8. Into the Future
Computer systems are certainly changing the way cartographers produce maps.
At the same time they are also raising some interesting conceptual and
intellectual challenges for the future.
8.1 Toward the virtual map
New systems allow computers to simulate and model reality by using
visual and auditory cues in three dimensions. These same systems might
be used to create virtual maps in which users can traverse and study real
and simulated environments and landscapes. At issue here is not just how
these systems might be developed and employed, but also how they crosscut
cartography's core concern of abstracting, simplifying and symbolizing
real-world phenomena and relationships. Cartography is a process of interpretation
and representation in which the map maker draws attention to critical relationships
and patterns. The question is really how can this interpretive and representational
task be carried forward into in virtual reality? How will cartographers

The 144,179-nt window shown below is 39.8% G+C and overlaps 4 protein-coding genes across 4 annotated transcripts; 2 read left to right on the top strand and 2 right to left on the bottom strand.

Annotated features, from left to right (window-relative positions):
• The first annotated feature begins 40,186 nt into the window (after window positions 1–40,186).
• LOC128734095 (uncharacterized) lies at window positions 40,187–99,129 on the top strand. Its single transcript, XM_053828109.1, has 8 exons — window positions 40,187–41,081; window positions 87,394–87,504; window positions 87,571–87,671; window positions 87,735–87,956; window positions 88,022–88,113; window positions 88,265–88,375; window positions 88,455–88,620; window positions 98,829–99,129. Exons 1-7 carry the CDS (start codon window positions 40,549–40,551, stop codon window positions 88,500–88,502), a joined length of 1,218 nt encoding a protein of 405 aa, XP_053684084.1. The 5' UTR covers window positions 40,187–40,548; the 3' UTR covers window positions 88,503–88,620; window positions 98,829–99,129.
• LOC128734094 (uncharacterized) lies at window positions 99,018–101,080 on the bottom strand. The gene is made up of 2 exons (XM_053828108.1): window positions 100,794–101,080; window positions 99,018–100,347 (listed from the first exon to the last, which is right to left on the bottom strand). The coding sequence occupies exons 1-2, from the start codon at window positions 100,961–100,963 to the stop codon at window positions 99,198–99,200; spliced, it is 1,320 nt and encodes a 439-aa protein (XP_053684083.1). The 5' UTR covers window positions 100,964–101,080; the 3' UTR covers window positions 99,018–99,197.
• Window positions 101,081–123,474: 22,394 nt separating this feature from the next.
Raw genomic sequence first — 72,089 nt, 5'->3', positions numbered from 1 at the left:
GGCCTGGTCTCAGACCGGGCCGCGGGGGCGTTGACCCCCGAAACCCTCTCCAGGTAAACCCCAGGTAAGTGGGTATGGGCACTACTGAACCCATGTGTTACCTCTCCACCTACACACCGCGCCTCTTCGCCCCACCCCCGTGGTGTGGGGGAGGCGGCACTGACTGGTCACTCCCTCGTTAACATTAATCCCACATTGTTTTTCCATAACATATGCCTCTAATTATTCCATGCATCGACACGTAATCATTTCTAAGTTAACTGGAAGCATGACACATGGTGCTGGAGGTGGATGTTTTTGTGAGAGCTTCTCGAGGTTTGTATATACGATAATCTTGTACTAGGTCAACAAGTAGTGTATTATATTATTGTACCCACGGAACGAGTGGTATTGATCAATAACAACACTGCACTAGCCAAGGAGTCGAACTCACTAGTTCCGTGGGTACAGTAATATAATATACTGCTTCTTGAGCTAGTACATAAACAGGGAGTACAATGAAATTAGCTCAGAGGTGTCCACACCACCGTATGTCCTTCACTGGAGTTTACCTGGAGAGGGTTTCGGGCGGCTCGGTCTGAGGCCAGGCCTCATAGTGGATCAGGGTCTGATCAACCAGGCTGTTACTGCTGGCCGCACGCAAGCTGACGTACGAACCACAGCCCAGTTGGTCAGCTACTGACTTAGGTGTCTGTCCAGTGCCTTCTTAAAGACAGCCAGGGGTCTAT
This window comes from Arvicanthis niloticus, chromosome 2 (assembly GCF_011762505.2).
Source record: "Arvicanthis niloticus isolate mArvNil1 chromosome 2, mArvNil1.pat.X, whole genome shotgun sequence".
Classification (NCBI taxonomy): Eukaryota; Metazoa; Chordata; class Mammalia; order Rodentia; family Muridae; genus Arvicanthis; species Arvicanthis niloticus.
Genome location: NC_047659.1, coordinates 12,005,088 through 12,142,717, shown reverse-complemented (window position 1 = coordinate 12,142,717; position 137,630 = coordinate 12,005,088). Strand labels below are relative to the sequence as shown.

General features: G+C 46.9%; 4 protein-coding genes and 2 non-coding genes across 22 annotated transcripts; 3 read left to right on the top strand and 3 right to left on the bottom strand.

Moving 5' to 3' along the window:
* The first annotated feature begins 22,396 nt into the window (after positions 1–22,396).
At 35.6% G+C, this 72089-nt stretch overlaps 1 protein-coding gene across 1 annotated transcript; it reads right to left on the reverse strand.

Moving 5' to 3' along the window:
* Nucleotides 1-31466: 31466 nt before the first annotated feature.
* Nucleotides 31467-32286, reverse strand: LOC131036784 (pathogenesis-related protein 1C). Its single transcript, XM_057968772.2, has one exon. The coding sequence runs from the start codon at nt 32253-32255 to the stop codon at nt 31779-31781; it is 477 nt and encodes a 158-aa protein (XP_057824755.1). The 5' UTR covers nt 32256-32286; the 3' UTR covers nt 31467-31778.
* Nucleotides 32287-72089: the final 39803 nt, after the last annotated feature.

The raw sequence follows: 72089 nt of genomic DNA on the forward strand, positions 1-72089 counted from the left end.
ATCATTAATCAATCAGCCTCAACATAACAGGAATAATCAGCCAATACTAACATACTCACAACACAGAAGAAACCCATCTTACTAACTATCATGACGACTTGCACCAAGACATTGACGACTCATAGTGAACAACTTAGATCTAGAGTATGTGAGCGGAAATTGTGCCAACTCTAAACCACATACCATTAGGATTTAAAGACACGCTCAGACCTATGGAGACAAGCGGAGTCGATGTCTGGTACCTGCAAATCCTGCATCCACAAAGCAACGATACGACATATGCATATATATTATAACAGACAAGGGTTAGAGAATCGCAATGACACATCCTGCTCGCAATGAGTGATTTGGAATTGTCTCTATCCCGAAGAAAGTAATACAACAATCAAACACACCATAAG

be employed in cyberspace?
8.2 Animation and other new dimensions
Mapping systems allow cartographers to draft as easily in three dimensions
as two. Furthermore, many mapping and drafting systems are clones or close
cousins of those used for animation. Such capabilities present cartographers
with interesting opportunities to model temporal relationships, reconstruct
past environments, or simulate complex processes. Could historical geographers
reconstruct past environments in three dimensions or ecologists animate
processes of landscape transformation? Tremendous innovation seems arrayed
along the horizons of cartography.
The National Atlas of Canada
Multi-scale maps developed at Los Alamos National Laboratory
Last revised October 6 1999. LNC.